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Paul George had one job.

After scoring his team’s last six points, all within the final minute of the game, all he had to do to seal the deal was hit his free throws.

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But instead, with just 8.2 seconds left in the game and the Los Angeles Clippers clinging for dear life to a 103-102 lead, the alleged superstar committed the unpardonable sin:

Possessed by the Ghost of Nick Anderson Past, George didn’t miss just one, but both freebies.

Jesus wept. Lucifer might’ve buried his face in his hands and did the same.

But while a devastating blow, there was still hope. Maybe Devin Booker doesn’t march down the court and drain a soul-crushing 15-footer at the buzzer. Maybe Cameron Payne, who spent the entire game obliterating any and everything in his way, beats his man but is unable to finish at the rim.

Those precious 8.2 seconds felt like an eternity as the Suns missed a potential game-winner before the ball was then tipped out of bounds. So with less than a second left in the game—0.9 seconds to be exact—mad scientist Monty Williams rallied his troops and went to work. Without even batting his eye, the guy who should’ve won NBA Coach of the Year broke out his beakers and Bunsen burners and devised the play that might very well define his career:

In the time it took Jae Crowder to dish the perfect lob to blossoming star Deandre Ayton, “Paul George,” “Pandemic P,” “Playoff P,” and the internet’s latest creation, “Wayoff P,” were all trending on Twitter.

Jesus wept. Lucifer might’ve buried his face in his hands and did the same.

If the Clippers somehow miraculously win this series and bounce back from their third consecutive 0-2 hole in these playoffs, PG’s demoralizing faux pas will be nothing more than a light-hearted jab over drinks at happy hour. But if the Clippers are unable to dig themselves out of this hole, a hole that feels infinitely more daunting with the uncertainty of Kawhi Leonard’s return, Paul George might want to relocate to a new zip code after serving as the springboard for one of the greatest plays in the history of the NBA Playoffs.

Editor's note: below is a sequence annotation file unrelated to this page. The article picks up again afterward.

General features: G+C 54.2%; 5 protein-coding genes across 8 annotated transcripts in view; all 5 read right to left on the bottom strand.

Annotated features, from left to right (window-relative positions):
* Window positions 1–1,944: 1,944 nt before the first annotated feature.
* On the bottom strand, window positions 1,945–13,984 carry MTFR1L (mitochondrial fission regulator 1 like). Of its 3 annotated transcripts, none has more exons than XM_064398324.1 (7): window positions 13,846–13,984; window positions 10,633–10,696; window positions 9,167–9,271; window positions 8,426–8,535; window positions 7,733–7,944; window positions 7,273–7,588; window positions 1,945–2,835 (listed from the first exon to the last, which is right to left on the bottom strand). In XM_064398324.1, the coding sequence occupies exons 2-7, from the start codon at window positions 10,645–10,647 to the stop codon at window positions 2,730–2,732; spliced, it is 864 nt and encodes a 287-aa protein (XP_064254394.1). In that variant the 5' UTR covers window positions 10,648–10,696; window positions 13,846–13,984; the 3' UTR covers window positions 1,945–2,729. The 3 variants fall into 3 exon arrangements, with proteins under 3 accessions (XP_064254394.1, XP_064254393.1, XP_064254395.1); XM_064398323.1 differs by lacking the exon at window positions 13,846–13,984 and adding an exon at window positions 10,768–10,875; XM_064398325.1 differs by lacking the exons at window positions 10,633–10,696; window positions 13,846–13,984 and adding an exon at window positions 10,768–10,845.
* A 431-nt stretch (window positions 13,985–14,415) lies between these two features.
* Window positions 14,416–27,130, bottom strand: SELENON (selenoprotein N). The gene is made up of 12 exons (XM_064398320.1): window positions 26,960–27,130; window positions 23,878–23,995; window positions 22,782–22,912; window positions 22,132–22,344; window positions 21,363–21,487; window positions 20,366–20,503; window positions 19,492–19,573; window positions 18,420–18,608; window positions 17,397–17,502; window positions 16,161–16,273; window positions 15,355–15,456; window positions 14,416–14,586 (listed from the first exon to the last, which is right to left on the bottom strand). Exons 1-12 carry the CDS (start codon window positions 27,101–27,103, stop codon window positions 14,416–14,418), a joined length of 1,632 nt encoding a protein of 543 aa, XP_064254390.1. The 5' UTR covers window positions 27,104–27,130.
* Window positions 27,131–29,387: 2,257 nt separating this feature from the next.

I hear Temecula has wonderful weather.

“I don’t think you like to start two games in a hole,” Clippers guard Patrick Beverley said after the loss. “This was a hard game to swallow because you look at this game […] we got this game won.”

That they did. That is until /Playoff P/ /Pandemic P/ Wayoff P reared his ugly head.

“I mean, I’m not going to put too much on that,” George said after resuscitating the Clippers’ Curse. “Obviously it was an opportunity that was missed. Pat made an unbelievable play that put me in position to extend the lead. I’m always confident at the free-throw line. I’ve always been very successful in clutch moments at the free-throw line. Tonight, I was just unsuccessful in extending the lead. So I’m not going to put too much on that. Fact of the matter is, we still were in position to win a ballgame late in the game.”

Well, I mean, yeah. The Clippers were in a position to win the game until you missed those damn free throws. And that’s not to harp on the negative, but if LeBron James or Kobe Bryant did the same thing, you don’t think they’d accept responsibility for the loss instead of sidestepping accountability for their failures? Leaders lead, and as has been proven time and time again, Paul George is not that guy.

But you know who is that guy? The same dude who’s missed the last two games after testing positive for COVID. He’s also the same guy who FaceTimed his teammates after George finished gift-wrapping the Suns the win.

And because of the confidence, resilience, and attention to detail that Chris Paul has installed in Phoenix, while helping to implement a culture of accountability, those same teammates go hard whether CP3 is on the floor or not—as evidenced by last night.

George could learn a thing or two about that; the real question is if the opportunity to do so has already passed.